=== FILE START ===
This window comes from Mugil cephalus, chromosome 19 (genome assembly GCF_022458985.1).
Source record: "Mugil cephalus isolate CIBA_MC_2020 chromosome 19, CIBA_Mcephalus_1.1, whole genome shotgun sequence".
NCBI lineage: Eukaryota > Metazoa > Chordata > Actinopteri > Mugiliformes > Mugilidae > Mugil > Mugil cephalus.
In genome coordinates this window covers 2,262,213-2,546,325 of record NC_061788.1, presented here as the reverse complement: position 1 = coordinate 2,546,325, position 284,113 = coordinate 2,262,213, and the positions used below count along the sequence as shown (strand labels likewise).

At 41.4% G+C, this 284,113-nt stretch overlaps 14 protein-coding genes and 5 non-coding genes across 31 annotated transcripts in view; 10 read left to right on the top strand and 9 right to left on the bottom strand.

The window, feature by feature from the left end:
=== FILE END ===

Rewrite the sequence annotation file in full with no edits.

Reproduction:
This window comes from Mugil cephalus, chromosome 19 (genome assembly GCF_022458985.1).
Source record: "Mugil cephalus isolate CIBA_MC_2020 chromosome 19, CIBA_Mcephalus_1.1, whole genome shotgun sequence".
NCBI lineage: Eukaryota > Metazoa > Chordata > Actinopteri > Mugiliformes > Mugilidae > Mugil > Mugil cephalus.
In genome coordinates this window covers 2,262,213-2,546,325 of record NC_061788.1, presented here as the reverse complement: position 1 = coordinate 2,546,325, position 284,113 = coordinate 2,262,213, and the positions used below count along the sequence as shown (strand labels likewise).

At 41.4% G+C, this 284,113-nt stretch overlaps 14 protein-coding genes and 5 non-coding genes across 31 annotated transcripts in view; 10 read left to right on the top strand and 9 right to left on the bottom strand.

The window, feature by feature from the left end: